he Bureau of Labor Statistics employs 2,500 people at a cost of $640 million annually to produce its monthly unemployment report. Each month, meanwhile, the private company ADP releases one or two days ahead of the BLS’s that nearly mimics the BLS’s, all at no expense to the taxpayer. There is a market demand for reliable employment data, and the market is providing it. The cost of the BLS alone is a good reason to abolish it, but the bigger reason is that the federal government shouldn’t be publishing economic statistics at all. If they’re needed by investors, the private sector can do better. Worse, politicians and appointed officials frequently use the statistics as an excuse to ‘do something,’ which regularly costs Americans many multiples of the $640 million through much slower growth Back when Hong Kong was a largely autonomous colony of Great Britain, its leaders made a point to not calculate the city-state’s economic statistics. With good reason. The feeling was that if government were in the business of divining unemployment, GDP, and other supposed measures of economic activity, that those same measures would be used by politicians as an excuse for politicians to “do something.”
Updated data from NASA satellite instruments reveal the Earth’s polar ice caps have not receded at all since the satellite instruments began measuring the ice caps in 1979. Since the end of 2012, moreover, total polar ice extent has largely remained above the post-1979 average. The updated data contradict one of the most frequently asserted global warming claims – that global warming is causing the polar ice caps to recede………In late 2012, however, polar ice dramatically rebounded and quickly surpassed the post-1979 average. Ever since, the polar ice caps have been at a greater average extent than the post-1979 mean. Now, in May 2015, the updated NASA data show polar sea ice is approximately 5 percent above the post-1979 average.
Nordstrom Inc.’s founding family is likely to get its namesake department-store chain on the cheap. Shareholders shouldn’t forget it’s cheap for a reason……. The things that used to shield Nordstrom — higher-end offerings that wealthier shoppers still prefer to sample in-person, off-price Nordstrom Rack locations catering to bargain-hunters, and heavy investment in online channels — aren’t working as well as they once did. Discount competition has increased, contributing to two straight quarters of declining comparable-store sales at Nordstrom Rack stores. Efforts to bolster full-price offerings — such as the $350 million purchase of subscription service Trunk Club in 2014 — have fizzled.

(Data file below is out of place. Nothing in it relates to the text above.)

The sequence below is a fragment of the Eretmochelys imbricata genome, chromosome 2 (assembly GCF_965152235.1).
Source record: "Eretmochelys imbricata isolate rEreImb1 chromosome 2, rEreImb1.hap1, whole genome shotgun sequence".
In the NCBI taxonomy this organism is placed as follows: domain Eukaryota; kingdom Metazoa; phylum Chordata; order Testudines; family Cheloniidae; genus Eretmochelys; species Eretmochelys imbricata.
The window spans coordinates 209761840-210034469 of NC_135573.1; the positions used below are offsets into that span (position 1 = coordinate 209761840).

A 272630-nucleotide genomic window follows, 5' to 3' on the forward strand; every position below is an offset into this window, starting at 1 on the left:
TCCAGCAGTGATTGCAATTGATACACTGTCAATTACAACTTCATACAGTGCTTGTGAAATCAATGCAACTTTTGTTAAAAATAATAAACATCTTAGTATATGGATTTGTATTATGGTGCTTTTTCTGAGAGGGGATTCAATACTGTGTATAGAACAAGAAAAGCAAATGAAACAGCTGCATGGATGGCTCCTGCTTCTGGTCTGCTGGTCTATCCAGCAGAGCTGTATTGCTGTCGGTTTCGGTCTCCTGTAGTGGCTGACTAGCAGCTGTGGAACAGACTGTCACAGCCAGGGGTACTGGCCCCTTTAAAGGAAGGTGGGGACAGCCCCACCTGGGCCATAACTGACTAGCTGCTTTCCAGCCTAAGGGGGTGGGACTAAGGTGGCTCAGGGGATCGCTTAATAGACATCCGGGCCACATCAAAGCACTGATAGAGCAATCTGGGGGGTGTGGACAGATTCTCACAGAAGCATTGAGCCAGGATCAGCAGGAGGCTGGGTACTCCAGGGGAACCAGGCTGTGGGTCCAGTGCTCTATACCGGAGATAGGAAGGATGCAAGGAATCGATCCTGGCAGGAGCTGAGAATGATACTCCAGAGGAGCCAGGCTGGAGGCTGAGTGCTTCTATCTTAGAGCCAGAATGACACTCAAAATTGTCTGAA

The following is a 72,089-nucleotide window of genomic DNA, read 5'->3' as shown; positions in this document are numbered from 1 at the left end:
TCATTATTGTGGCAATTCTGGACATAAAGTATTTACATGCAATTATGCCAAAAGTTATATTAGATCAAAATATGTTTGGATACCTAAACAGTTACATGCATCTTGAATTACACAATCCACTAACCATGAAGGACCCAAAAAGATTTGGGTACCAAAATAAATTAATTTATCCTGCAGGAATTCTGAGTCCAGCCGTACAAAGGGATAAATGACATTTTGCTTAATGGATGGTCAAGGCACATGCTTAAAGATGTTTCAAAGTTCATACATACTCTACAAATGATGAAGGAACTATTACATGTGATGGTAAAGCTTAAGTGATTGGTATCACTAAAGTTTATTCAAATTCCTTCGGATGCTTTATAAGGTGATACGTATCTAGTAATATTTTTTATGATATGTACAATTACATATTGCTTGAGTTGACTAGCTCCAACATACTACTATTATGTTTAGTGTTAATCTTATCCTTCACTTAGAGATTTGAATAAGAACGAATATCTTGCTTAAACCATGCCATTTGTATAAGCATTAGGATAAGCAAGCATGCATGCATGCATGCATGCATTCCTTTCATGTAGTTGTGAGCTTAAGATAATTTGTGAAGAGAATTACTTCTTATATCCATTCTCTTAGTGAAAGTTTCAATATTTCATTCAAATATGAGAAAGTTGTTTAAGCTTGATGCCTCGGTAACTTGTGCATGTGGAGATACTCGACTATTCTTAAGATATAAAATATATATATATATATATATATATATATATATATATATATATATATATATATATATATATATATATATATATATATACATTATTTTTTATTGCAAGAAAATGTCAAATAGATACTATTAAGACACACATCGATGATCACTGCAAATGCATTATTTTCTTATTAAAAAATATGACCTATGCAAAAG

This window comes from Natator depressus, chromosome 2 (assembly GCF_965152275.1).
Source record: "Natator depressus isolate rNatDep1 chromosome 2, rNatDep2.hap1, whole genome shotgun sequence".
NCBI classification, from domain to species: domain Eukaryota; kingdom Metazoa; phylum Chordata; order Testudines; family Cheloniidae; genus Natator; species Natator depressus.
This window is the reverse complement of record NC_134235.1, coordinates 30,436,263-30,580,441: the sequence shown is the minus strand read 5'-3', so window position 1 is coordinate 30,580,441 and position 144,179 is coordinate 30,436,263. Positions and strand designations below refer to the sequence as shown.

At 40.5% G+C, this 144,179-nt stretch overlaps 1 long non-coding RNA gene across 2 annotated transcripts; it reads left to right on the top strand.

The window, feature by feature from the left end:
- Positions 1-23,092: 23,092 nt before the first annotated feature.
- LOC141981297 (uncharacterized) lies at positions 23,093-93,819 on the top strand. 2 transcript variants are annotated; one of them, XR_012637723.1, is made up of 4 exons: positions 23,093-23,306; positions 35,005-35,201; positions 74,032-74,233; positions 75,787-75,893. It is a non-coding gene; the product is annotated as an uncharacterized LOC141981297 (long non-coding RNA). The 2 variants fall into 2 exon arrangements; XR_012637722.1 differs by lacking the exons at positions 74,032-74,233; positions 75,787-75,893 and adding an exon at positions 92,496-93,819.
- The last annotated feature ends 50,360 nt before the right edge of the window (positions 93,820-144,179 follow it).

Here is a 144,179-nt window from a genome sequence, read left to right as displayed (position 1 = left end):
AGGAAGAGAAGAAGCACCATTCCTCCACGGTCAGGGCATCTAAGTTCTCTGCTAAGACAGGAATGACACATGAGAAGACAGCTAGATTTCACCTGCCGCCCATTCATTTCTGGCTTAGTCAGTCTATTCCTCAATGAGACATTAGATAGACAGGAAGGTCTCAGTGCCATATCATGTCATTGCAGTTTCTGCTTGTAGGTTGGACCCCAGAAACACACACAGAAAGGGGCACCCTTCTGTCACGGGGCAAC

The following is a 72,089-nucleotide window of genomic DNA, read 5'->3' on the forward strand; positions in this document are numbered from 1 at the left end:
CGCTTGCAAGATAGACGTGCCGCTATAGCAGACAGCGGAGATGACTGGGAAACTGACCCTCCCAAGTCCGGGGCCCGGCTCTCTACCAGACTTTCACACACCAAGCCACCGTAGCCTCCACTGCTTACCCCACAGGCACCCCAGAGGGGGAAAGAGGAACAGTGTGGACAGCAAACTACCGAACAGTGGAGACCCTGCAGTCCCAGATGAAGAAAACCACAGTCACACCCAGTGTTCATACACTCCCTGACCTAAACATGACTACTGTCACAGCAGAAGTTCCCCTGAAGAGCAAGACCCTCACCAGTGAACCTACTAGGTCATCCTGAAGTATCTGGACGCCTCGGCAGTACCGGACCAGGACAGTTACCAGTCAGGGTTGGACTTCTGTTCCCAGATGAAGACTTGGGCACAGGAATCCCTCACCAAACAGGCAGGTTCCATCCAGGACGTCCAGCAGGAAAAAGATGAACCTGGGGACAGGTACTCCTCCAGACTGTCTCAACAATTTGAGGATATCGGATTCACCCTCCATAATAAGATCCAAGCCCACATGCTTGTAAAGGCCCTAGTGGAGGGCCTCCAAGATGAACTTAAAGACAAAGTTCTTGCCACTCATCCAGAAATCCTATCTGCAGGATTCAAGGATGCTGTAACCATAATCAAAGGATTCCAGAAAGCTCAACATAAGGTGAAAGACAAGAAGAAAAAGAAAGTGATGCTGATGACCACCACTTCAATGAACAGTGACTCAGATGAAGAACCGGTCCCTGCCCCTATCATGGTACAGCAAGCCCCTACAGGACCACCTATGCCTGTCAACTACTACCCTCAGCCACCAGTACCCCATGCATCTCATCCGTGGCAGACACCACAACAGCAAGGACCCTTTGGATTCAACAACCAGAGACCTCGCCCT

The following Monday and over the next days, the shares of defense contractors rose further, powered by visions of $110 billion in deals raining down on them. But those deals were “fake news,” according to Bruce Riedel, at Brookings: I’ve spoken to contacts in the defense business and on the Hill, and all of them say the same thing: There is no $110 billion deal. Instead, there are a bunch of letters of interest or intent, but not contracts. Many are offers that the defense industry thinks the Saudis will be interested in someday. So far nothing has been notified to the Senate for review. The Defense Security Cooperation Agency, the arms sales wing of the Pentagon, calls them “intended sales.” None of the deals identified so far are new, all began in the Obama administration. It seems investors too have figured this out: these stocks have given up about half of their fake-news arms-deal gains since the end of May. Riedel goes on to list some examples…..